While it’s true that the architecture of a building is an extension of the person for whom it was designed, it is also rather limited in terms of the amount of personal expression it is allowed to show. Exterior architecture can only say so much. Interior architecture, on the other hand, is much more expressive of who and what your tastes are; it’s, indeed, an extension of your own personality.
Architect-designed furniture pieces are mini artworks in themselves that when viewed together, collectively transform a room into a work of art. A complex and carefully designed furniture piece tells not only a story about the architect, but the home owner as well.
Square Is In
GRAFT designed this seating system, dubbed Fat Tony, which is based on a modular lounge setting. This modern seating can be rearranged and altered according to personal preferences and to complement its surroundings.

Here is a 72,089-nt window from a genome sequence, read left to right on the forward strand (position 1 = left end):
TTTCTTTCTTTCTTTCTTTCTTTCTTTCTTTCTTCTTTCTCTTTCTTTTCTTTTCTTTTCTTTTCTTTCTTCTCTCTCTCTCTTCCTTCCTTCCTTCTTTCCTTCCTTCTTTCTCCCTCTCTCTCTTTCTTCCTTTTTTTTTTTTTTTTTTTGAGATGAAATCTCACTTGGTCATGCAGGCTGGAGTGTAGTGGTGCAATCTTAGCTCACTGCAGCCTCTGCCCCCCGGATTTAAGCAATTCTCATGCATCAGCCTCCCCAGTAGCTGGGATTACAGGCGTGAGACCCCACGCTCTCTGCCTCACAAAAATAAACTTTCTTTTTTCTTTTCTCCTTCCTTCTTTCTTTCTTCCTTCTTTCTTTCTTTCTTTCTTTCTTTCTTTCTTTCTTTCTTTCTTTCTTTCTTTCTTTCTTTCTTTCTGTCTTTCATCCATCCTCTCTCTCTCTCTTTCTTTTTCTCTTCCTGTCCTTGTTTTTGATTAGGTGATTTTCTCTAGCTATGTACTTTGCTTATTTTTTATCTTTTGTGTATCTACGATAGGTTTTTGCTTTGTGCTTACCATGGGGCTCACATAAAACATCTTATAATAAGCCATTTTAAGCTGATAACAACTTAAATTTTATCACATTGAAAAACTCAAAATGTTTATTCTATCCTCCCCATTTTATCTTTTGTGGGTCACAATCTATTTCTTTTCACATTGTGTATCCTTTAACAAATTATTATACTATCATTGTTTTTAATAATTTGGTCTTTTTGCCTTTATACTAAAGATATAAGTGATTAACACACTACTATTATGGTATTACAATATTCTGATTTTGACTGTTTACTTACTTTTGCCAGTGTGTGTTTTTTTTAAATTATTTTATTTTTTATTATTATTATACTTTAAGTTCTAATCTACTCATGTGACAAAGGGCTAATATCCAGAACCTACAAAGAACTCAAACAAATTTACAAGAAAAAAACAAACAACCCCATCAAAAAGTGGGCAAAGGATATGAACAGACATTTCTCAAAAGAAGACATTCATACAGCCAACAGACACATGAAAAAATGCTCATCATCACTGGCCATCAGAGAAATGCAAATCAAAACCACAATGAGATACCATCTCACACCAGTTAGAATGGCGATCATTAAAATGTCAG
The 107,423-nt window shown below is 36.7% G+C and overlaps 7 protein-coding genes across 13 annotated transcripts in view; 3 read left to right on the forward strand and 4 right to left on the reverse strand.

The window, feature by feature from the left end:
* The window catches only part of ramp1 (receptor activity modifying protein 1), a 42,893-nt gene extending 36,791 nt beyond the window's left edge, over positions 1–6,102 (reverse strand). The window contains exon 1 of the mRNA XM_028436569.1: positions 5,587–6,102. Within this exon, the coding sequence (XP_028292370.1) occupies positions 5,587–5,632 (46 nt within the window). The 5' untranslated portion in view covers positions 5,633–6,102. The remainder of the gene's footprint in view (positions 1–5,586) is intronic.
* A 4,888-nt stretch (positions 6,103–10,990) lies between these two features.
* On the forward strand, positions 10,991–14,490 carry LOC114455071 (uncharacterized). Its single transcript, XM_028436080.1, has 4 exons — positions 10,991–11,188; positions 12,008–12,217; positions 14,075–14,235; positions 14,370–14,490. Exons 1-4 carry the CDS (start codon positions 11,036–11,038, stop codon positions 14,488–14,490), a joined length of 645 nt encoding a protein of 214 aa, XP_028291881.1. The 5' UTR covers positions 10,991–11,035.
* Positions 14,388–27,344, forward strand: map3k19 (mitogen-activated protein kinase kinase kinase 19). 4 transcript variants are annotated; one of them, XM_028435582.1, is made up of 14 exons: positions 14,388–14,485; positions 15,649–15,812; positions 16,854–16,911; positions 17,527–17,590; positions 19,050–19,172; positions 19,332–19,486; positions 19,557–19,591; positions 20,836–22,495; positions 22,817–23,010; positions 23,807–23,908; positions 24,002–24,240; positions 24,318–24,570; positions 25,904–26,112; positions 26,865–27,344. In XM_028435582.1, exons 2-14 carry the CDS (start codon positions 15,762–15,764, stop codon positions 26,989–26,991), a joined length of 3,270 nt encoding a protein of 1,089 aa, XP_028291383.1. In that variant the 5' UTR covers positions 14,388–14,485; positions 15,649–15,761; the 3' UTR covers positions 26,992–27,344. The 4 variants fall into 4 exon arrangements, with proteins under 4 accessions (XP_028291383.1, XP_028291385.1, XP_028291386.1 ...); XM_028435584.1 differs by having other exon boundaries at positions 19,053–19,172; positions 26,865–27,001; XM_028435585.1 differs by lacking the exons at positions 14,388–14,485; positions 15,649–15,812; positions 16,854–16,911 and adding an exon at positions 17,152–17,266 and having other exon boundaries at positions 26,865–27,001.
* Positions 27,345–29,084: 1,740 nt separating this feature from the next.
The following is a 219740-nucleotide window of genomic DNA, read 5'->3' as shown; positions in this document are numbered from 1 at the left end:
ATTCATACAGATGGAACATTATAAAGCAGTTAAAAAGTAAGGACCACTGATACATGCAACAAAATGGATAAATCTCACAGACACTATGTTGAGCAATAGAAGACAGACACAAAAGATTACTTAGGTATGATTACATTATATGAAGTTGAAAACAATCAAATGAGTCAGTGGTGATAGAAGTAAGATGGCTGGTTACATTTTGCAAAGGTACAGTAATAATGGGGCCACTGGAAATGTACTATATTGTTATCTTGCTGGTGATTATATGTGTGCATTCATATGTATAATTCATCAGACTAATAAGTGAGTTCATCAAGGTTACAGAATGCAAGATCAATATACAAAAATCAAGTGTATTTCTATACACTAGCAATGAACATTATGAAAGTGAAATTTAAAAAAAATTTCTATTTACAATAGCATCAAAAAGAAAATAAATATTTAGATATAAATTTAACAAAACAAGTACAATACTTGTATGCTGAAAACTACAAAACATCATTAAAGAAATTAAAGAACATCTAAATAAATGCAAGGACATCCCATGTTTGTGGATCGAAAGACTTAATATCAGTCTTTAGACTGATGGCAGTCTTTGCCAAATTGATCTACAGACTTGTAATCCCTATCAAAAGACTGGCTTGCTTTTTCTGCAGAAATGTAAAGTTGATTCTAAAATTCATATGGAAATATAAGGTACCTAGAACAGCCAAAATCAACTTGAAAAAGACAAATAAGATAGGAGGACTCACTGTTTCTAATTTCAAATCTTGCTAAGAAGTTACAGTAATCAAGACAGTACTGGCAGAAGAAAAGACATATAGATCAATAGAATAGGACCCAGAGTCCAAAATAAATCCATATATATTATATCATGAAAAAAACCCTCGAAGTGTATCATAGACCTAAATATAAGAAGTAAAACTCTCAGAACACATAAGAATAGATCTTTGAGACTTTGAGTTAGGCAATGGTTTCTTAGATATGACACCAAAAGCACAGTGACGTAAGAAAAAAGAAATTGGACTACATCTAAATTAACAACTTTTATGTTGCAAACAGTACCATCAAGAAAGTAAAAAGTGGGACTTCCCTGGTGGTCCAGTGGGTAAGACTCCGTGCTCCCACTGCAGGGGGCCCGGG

Double The Elegance
GRAFT also designed this chic double sink. The spatial concept used here has revolutionized bathroom design with this groundbreaking idea of a double washbasin in one standalone installation.
Red Hot And On Fire
Standard Architecture designed this sofa with its sinuous curves that form the seat-backs and separate niches for diverse seating experiences. The concept for this design is taken from the Chinese tales of the water dragon, with the sofa’s form representative of the invisible movements of the dragon.
Sitting at this table by UNstudio would surely create some innovative ideas.
A Wave To Sit On
UNstudio designed this chair with an asymmetric frame. Curves and arches create a shape that would surely assist you to have some pristine posture.
The R&R Lounge
UNstudio designed this lounge chair that recreates a feeling that you get when you reach your R&R goal.
Rem Koolhaas designed this adjustable chair and table. Due to Koolhaas being 6 foot 3″ tall, chairs were problematic for him and so he was inspired to create adjustable chairs and table.
Sit And Reign In Style
Ludwig Mies van der Rohe created this magnificent chair, literally fit for royalty. The inspiration for this chair was taken from the Roman aristocrats’ chair called the Curule Chair, and it requires much more hand craftsmanship than any “common” chair.
Top Image: A coffee table by Gio Ponti, bookcase by Charlotte Perriand, chaise lounge by Frank Gehry, and floor lamp by Philip Johnson. Photography by Dan Kukla